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African Health Sciences
Makerere University Medical School
ISSN: 1680-6905 EISSN: 1729-0503
Vol. 10, Num. 1, 2010, pp. 71-74

African Health Sciences, Vol. 10, No. 1, March, 2010, pp. 71-74

Post partum haemorrhage in a teaching hospital in Nigeria: a 5-year experience

*Ajenifuja KO, Adepiti CA, Ogunniyi SO

Department of Obstetrics and Gynaecology, Obafemi Awolowo University Teaching Hospitals Complex, Ile-Ife. Osun, state Nigeria
*Correspondence author: Dr Ajenifuja Kayode Olusegun. Department of Obstetrics and Gynaecology, Obafemi Awolowo University Teaching Hospitals Complex, Ile-Ife. Osun state Nigeria. E-mail: Telephone number +2348053503004

Code Number: hs10013


Objectives: The aim was to determine the incidence, causes and the maternal mortality associated with postpartum haemorrhage in a tertiary centre in Nigeria.
Methods: Case records of all patients that had postpartum haemorrhage after vaginal delivery at Obafemi Awolowo University Teaching Hospital Complex, Ile-Ife unit over a 5-year period (January 1st, 2002 to December 31st, 2006) were reviewed and analysed. Post-partum blood loss was calculated by estimating blood loses in graduated containers and in bed lines and gauze packs.
Results: 112 women had postpartum haemorrhage during the period under review. 76(67.86%) had primary postpartum haemorrhage and 36(32.14%) had secondary postpartum haemorrhage. The commonest cause of post partum haemorrhage was retained products of conception due mismanagement of the third stage of labour, this occurred in 88 women (78.57%) of cases. Other causes were uterine atony 12(10.71%), genital tract laceration 9(8.04%), disseminated intravascular coagulopathy 1(0.8%) puerperal sepsis 1(0.8%) and broken down episiotomy, 1(0.8%). The maternal mortality during the period was 90 out of which 6 were due to postpartum haemorrhage.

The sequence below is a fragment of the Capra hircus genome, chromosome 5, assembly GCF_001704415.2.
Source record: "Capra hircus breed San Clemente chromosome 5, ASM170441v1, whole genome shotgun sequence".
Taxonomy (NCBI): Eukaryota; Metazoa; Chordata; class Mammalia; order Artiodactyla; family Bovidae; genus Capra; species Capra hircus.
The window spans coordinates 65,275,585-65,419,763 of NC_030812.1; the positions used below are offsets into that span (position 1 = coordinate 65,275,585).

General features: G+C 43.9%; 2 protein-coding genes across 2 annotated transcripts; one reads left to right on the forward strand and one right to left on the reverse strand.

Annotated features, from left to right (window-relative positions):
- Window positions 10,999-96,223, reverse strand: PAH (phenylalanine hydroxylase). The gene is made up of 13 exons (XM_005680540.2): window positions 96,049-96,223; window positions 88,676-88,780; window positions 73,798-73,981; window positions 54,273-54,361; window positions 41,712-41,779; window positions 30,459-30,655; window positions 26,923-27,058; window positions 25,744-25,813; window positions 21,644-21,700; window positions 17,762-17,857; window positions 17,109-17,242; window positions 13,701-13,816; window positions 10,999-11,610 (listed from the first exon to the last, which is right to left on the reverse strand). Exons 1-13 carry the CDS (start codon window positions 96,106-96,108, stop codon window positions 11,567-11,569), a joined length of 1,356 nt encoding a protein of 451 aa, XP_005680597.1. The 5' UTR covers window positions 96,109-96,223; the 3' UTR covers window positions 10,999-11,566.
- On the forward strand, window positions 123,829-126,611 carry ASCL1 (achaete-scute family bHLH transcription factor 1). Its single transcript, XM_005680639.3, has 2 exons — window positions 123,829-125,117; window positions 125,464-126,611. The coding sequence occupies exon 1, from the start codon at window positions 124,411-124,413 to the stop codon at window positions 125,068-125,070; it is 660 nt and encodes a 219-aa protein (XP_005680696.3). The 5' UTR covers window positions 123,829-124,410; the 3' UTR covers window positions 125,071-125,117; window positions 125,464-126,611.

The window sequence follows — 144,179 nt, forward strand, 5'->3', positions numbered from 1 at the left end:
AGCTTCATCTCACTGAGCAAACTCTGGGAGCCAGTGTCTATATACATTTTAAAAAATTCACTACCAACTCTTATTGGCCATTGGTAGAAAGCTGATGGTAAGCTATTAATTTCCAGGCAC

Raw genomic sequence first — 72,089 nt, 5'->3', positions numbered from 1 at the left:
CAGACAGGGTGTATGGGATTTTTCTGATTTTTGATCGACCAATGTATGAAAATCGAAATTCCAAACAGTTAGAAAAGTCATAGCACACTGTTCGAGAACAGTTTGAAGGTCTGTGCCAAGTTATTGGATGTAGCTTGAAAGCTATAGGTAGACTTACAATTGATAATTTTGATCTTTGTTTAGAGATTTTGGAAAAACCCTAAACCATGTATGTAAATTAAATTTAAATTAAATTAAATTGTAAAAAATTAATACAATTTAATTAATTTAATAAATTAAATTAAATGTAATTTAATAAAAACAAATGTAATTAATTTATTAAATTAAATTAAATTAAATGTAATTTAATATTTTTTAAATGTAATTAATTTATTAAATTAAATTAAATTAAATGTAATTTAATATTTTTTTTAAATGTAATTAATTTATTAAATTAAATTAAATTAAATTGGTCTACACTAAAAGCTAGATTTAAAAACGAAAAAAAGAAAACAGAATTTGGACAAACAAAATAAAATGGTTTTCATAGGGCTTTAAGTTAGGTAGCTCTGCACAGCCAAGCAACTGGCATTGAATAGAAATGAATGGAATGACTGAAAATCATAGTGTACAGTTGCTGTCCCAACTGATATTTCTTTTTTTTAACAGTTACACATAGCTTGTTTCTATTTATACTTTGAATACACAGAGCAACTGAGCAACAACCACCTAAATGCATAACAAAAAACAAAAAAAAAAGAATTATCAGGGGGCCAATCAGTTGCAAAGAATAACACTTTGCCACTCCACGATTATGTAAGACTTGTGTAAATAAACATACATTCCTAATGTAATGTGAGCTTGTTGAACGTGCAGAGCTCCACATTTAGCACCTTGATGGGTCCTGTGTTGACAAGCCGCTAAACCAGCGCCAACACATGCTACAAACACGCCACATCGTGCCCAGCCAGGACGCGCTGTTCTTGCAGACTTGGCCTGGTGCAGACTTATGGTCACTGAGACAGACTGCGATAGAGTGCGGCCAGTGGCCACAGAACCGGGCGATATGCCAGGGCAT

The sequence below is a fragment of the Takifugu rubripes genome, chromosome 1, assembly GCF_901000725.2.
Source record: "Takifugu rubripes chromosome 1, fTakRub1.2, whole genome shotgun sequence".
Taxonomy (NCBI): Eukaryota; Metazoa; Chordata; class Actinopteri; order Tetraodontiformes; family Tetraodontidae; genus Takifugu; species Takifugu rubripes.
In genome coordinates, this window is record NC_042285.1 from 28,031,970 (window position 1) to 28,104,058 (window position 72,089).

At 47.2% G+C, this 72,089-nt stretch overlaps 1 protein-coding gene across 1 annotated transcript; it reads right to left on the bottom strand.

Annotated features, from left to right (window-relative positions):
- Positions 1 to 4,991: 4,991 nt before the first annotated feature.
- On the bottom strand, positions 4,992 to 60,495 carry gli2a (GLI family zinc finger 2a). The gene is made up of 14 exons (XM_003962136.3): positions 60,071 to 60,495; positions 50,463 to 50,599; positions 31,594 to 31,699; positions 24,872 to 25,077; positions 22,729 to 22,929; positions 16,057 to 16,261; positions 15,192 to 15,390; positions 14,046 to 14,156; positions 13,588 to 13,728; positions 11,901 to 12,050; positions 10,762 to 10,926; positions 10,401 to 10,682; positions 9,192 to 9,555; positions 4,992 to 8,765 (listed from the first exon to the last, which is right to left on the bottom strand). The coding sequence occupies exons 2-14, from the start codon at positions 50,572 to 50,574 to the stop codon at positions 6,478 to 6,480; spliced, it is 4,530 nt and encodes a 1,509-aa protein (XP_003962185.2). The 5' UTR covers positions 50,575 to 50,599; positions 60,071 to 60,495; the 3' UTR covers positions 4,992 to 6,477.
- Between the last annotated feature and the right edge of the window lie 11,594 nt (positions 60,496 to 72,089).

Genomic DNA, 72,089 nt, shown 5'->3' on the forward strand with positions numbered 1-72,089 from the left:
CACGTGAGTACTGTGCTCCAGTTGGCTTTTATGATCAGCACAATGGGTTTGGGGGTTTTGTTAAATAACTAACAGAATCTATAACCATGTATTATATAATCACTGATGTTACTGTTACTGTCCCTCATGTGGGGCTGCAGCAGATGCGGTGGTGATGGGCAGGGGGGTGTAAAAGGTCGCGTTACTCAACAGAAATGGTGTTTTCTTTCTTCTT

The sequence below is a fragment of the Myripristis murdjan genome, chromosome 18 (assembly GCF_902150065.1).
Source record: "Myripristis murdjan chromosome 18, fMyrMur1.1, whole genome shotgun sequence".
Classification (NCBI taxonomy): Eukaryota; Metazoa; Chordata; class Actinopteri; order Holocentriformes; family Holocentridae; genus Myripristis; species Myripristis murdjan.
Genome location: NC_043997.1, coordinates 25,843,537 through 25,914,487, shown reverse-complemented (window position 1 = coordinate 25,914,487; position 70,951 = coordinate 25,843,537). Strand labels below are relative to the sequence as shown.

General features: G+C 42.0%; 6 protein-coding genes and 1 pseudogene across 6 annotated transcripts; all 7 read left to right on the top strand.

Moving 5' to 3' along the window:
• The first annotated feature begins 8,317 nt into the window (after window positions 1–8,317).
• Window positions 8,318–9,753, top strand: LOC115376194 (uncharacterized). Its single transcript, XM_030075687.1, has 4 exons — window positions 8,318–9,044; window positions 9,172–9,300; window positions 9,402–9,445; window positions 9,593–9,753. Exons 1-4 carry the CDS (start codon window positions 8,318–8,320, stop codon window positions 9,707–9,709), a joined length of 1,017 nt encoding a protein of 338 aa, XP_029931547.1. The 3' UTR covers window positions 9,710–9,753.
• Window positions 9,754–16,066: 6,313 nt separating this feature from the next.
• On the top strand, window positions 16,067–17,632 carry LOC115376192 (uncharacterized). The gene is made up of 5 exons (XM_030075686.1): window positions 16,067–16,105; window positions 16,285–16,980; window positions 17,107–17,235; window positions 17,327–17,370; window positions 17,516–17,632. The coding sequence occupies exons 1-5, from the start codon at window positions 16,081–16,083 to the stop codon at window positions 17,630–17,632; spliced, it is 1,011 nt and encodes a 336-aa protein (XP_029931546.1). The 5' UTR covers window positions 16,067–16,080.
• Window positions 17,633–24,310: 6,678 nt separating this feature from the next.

Conclusion: Retained products of conception resulting from mismanagement of the third stage of labour is the most common cause of post partum haemorrhage in our centre.


World wide about half a million women die as results of complications of pregnancy and child birth childbirth1. Overwhelming proportions of these deaths occur in developing countries of the world where facilities are poorly developed and due to lack of trained attendants at delivery. Majority of these deaths occur within few hours of delivery and in most cases are due to postpartum hemorrhage 2, 3. Postpartum haemorrhage is a major cause of maternal morbidity and mortality worldwide with the highest incidence in developing countries. According to the World Health Organization obstetrics haemorrhage causes 127,000 deaths annually world wide and is the leading cause of maternal mortality 4. While in Africa, due to increased prevalence risk factors such as grand-multiparity, no routine use of prophylaxis against obstetrics haemorrhage coupled with poorly developed obstetrics services, obstetrics haemorrhage is responsible for 30% of the total maternal deaths.5

Postpartum haemorrhage is the excessive loss of blood per vaginam after the delivery of the baby and up to forty-two days postpartum. It can either be primary or secondary 4, 5 Primary postpartum haemorrhage is the loss of more than 500ml of blood within the first twenty-four hours of delivery or loss of any amount that is enough to cause haemodynamic instability in the mother or loss of more than 10% of the total blood volume. It is the most common form of post partum haemorrhage.4, 5, 6.It has been reported that approximately 3% of vaginal deliveries is complicated by severe primary postpartum haemorrhage 7. Secondary postpartum haemorrhage, on the other hand is defined as bleeding in excess of normal lochia after twenty-four hours and up to six weeks postpartum. In both cases the true blood loss is often underestimated due to the difficulty with visual quantification 8, 9,10. The risk of dying from postpartum haemorrhage depend not only the amount and rate of blood loss but also the health status of the woman 8.